The personal support of death penalty can be explained by the following several reasons. Firstly, death penalty is a unique way of punishment that deters murder by putting the fear of death into the felons. Nowadays the statistics indicates that 80% Americans highly support death penalty, since according to statistics states where death penalty is applied, these states have a low murder rate. Secondly, death penalty is irreversible; however it is hard to kill an innocent person due to the several procedures, such as conclusive evidence of the guilt, the advent of DNA tests, and the long appeals procedure. Additionally, a felon has a chance to prove his/ her innocence. Thirdly, corporal punishment completely assures security of humans by eliminating the murders. Moreover, the concept of “lex tallionis” (a life for a life) is highly applicable in case of death penalty, since everyone, who commits a serious crime, should bear responsibilities (Date 4).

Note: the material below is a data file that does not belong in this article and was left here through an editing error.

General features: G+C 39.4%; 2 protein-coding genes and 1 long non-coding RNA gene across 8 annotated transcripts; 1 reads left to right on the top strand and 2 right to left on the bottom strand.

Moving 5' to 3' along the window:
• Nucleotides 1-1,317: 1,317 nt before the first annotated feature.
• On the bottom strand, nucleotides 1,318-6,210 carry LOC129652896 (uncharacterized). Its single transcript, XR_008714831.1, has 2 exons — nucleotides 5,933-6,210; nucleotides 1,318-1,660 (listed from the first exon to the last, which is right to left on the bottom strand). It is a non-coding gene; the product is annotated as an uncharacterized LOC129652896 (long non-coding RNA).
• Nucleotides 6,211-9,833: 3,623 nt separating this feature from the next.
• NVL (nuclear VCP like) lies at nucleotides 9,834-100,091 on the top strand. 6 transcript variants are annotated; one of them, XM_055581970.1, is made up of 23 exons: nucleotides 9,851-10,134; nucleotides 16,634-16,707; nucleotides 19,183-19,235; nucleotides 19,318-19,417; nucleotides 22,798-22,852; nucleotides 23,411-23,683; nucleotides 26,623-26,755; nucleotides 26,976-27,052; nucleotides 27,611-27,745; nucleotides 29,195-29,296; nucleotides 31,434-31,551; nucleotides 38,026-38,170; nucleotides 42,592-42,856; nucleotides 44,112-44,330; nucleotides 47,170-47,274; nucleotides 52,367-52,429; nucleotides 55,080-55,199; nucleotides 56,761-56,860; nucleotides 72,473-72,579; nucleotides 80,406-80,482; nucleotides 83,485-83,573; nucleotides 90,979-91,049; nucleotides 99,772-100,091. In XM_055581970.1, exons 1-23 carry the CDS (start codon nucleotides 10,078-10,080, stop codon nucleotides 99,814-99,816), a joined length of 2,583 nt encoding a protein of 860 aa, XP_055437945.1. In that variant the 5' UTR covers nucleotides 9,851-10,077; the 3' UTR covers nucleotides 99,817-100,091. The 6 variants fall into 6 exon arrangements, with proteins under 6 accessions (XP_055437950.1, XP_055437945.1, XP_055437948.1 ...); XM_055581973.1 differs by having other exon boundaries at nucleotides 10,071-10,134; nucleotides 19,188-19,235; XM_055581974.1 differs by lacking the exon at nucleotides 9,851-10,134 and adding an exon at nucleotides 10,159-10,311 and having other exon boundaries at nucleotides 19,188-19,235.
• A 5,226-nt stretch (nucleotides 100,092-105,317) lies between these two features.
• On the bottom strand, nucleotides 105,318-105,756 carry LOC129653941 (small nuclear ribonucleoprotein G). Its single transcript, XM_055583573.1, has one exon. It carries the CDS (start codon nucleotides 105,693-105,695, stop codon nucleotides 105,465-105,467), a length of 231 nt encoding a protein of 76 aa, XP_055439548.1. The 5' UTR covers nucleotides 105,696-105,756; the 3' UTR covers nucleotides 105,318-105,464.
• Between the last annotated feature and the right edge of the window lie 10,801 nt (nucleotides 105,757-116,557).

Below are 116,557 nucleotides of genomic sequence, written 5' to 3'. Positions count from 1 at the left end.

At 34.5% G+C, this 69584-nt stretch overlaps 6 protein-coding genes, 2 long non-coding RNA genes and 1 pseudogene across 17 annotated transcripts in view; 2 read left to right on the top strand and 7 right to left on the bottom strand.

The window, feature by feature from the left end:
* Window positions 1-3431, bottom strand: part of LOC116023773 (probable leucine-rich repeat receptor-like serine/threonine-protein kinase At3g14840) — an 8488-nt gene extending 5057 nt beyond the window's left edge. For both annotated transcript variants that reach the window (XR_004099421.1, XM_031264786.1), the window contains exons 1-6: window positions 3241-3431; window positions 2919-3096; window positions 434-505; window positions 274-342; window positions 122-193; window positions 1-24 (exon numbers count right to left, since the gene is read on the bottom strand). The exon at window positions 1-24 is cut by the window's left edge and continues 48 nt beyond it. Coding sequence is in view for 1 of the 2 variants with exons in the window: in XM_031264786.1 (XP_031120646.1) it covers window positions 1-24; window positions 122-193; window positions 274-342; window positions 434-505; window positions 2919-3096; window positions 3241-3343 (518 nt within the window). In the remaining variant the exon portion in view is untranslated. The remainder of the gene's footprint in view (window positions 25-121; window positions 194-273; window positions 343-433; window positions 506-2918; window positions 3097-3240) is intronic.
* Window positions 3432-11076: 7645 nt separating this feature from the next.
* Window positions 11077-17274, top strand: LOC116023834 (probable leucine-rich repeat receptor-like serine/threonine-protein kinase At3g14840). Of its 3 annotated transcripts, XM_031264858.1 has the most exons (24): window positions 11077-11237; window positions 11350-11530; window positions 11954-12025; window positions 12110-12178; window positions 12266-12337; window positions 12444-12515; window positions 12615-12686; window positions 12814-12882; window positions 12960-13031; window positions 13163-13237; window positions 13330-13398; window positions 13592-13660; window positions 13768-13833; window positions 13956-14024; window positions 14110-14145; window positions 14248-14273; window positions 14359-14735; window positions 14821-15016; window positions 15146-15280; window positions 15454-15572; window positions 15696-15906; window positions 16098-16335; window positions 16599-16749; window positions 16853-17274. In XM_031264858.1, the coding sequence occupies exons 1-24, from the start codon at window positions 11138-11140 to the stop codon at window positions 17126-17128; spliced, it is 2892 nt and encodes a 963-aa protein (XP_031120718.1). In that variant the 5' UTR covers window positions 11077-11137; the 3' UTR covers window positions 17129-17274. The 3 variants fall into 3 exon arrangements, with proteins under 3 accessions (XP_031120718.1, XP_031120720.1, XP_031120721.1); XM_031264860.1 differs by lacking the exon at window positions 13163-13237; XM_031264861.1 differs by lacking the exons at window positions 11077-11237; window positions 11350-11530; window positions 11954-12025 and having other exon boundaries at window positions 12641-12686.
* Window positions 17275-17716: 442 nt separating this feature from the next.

Indisputably, society has always used various methods of punishment in order to prevent unlawful actions. In this case, death penalty is examined as the most reasonable punishment and deterrence to serious killers. If felons are condemned to death and execution, potentional killers will take this example into account and twice consider their next crime for fear of being punished and sentenced to death. Thus, deterrence is a vital tool of punishment that creates various phobias in criminals for the punishment. According to, Ernest van den Haag (193), a Professor of Jurisprudence at Fordham University, “Most murders would reflect twice if they knew that their life was under constant danger and death”. It is distinctly apprehended that death penalty cannot completely protect innocent from killers; however, humans should agree that everybody fears death. Moreover, death penalty cannot be replaced by life imprisonment due to parole effect. For instance, Paul Van Slambrouck, an Associate Professor of Mass Communication at Principia College points out, “Statistical indices show that the quantity of offenders is increased in the past decade” (Jacobs, Landes & Siegel 15). Consequently, it is clearly seen that nobody and nothing can stop the felons committing further crimes within the prison, while these offenders have the most severe punishment and have nothing to lose (Slambrouck 10).